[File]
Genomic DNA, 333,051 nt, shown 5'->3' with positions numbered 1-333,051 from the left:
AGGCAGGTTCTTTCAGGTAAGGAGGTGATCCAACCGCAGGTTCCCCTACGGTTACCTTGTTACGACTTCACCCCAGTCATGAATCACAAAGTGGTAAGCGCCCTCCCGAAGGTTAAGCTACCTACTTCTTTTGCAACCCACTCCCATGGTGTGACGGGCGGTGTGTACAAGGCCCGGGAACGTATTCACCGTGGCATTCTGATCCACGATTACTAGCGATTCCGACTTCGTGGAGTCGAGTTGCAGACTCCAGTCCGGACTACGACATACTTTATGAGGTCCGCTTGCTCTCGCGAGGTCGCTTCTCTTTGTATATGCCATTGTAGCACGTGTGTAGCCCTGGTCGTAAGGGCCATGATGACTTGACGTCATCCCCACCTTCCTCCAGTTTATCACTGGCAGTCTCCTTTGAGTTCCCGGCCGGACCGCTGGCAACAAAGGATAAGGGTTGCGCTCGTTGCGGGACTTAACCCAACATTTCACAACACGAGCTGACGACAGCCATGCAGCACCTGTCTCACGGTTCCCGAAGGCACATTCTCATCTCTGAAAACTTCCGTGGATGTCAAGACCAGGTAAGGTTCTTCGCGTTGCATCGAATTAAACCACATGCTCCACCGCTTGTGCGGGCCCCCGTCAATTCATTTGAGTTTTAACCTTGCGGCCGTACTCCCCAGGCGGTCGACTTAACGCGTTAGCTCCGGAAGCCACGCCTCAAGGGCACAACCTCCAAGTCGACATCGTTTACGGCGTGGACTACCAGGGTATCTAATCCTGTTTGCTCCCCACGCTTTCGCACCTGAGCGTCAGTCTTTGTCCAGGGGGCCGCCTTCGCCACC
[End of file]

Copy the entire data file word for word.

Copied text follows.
Genomic DNA, 333,051 nt, shown 5'->3' with positions numbered 1-333,051 from the left:
AGGCAGGTTCTTTCAGGTAAGGAGGTGATCCAACCGCAGGTTCCCCTACGGTTACCTTGTTACGACTTCACCCCAGTCATGAATCACAAAGTGGTAAGCGCCCTCCCGAAGGTTAAGCTACCTACTTCTTTTGCAACCCACTCCCATGGTGTGACGGGCGGTGTGTACAAGGCCCGGGAACGTATTCACCGTGGCATTCTGATCCACGATTACTAGCGATTCCGACTTCGTGGAGTCGAGTTGCAGACTCCAGTCCGGACTACGACATACTTTATGAGGTCCGCTTGCTCTCGCGAGGTCGCTTCTCTTTGTATATGCCATTGTAGCACGTGTGTAGCCCTGGTCGTAAGGGCCATGATGACTTGACGTCATCCCCACCTTCCTCCAGTTTATCACTGGCAGTCTCCTTTGAGTTCCCGGCCGGACCGCTGGCAACAAAGGATAAGGGTTGCGCTCGTTGCGGGACTTAACCCAACATTTCACAACACGAGCTGACGACAGCCATGCAGCACCTGTCTCACGGTTCCCGAAGGCACATTCTCATCTCTGAAAACTTCCGTGGATGTCAAGACCAGGTAAGGTTCTTCGCGTTGCATCGAATTAAACCACATGCTCCACCGCTTGTGCGGGCCCCCGTCAATTCATTTGAGTTTTAACCTTGCGGCCGTACTCCCCAGGCGGTCGACTTAACGCGTTAGCTCCGGAAGCCACGCCTCAAGGGCACAACCTCCAAGTCGACATCGTTTACGGCGTGGACTACCAGGGTATCTAATCCTGTTTGCTCCCCACGCTTTCGCACCTGAGCGTCAGTCTTTGTCCAGGGGGCCGCCTTCGCCACC